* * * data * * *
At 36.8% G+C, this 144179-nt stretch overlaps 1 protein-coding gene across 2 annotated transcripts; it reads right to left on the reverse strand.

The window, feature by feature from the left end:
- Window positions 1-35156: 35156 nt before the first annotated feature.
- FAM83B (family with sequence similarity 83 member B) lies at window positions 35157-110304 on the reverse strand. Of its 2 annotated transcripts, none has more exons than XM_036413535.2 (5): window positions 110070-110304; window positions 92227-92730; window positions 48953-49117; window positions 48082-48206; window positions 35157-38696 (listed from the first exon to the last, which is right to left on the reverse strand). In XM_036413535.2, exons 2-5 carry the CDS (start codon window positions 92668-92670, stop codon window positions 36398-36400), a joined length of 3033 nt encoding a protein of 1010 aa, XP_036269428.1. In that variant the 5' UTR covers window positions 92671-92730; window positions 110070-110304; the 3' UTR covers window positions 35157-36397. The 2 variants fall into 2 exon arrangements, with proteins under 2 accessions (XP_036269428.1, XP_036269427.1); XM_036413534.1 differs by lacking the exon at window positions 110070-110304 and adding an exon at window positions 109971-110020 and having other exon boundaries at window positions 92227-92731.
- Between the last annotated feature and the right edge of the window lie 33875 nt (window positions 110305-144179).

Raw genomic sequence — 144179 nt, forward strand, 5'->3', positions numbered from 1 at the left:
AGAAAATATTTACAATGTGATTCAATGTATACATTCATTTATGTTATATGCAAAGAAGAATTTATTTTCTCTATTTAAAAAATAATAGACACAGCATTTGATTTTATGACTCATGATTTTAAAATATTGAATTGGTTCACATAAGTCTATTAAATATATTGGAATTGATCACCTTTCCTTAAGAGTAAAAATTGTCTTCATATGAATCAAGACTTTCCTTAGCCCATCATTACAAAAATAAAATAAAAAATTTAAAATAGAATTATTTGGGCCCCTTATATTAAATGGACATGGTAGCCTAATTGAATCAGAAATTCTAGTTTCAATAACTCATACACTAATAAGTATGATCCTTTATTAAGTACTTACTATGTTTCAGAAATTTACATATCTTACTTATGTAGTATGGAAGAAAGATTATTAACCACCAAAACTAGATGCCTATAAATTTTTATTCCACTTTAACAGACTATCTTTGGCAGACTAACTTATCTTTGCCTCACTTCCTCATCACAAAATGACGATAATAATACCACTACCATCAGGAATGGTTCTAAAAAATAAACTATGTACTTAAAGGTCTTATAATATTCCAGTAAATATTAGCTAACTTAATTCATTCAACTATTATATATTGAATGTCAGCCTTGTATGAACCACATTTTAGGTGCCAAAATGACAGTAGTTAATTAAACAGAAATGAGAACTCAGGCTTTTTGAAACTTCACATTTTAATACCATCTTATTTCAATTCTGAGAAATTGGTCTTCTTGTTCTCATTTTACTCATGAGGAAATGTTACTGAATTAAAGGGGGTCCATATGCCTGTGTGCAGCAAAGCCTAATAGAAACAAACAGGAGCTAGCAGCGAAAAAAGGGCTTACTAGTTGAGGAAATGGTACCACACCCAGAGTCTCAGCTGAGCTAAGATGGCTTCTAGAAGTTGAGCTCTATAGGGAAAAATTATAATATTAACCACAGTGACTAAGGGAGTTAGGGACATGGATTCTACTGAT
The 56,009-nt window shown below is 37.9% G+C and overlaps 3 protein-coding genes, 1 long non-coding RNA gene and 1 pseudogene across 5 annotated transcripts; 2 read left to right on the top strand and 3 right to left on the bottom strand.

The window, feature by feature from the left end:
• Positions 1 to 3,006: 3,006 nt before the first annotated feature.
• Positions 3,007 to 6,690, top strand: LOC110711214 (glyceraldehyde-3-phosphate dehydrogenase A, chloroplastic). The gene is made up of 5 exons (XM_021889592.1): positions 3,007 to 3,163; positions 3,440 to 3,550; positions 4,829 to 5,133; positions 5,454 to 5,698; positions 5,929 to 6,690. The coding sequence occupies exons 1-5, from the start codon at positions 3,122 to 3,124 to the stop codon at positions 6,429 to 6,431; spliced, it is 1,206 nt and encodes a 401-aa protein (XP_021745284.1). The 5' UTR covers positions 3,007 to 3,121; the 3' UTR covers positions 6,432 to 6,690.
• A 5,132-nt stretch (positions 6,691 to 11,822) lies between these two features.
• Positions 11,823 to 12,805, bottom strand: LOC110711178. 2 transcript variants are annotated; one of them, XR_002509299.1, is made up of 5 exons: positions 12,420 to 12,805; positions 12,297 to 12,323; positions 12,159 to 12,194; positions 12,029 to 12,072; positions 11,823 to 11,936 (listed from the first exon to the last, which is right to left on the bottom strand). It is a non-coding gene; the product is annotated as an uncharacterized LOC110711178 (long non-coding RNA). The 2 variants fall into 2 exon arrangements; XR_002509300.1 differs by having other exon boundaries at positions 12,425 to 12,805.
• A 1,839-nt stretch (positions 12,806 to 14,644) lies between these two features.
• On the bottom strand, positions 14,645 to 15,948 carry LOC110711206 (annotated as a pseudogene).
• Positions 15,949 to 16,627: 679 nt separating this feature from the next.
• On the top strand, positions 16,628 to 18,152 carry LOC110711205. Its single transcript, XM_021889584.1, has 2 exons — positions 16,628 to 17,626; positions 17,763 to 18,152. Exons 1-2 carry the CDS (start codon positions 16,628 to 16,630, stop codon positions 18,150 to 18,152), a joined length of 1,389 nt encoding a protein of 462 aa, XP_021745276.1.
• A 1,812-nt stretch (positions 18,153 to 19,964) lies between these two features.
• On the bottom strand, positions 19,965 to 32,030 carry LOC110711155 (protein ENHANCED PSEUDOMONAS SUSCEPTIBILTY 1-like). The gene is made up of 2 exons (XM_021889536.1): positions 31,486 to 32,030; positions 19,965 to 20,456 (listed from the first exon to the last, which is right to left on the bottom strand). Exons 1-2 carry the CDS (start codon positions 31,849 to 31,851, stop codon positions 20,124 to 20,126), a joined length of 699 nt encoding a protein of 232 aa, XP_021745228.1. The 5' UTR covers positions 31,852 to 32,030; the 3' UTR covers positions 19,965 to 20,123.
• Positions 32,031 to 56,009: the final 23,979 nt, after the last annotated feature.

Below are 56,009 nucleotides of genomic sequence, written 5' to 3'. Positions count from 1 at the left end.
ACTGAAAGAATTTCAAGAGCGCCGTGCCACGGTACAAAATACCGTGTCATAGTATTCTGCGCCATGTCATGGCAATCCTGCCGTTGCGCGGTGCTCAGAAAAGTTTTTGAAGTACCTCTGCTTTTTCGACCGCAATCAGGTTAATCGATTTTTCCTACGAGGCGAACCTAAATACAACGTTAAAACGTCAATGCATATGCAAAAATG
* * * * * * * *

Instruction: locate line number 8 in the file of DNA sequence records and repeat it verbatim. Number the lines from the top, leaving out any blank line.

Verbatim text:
The 56,009-nt window shown below is 37.9% G+C and overlaps 3 protein-coding genes, 1 long non-coding RNA gene and 1 pseudogene across 5 annotated transcripts; 2 read left to right on the top strand and 3 right to left on the bottom strand.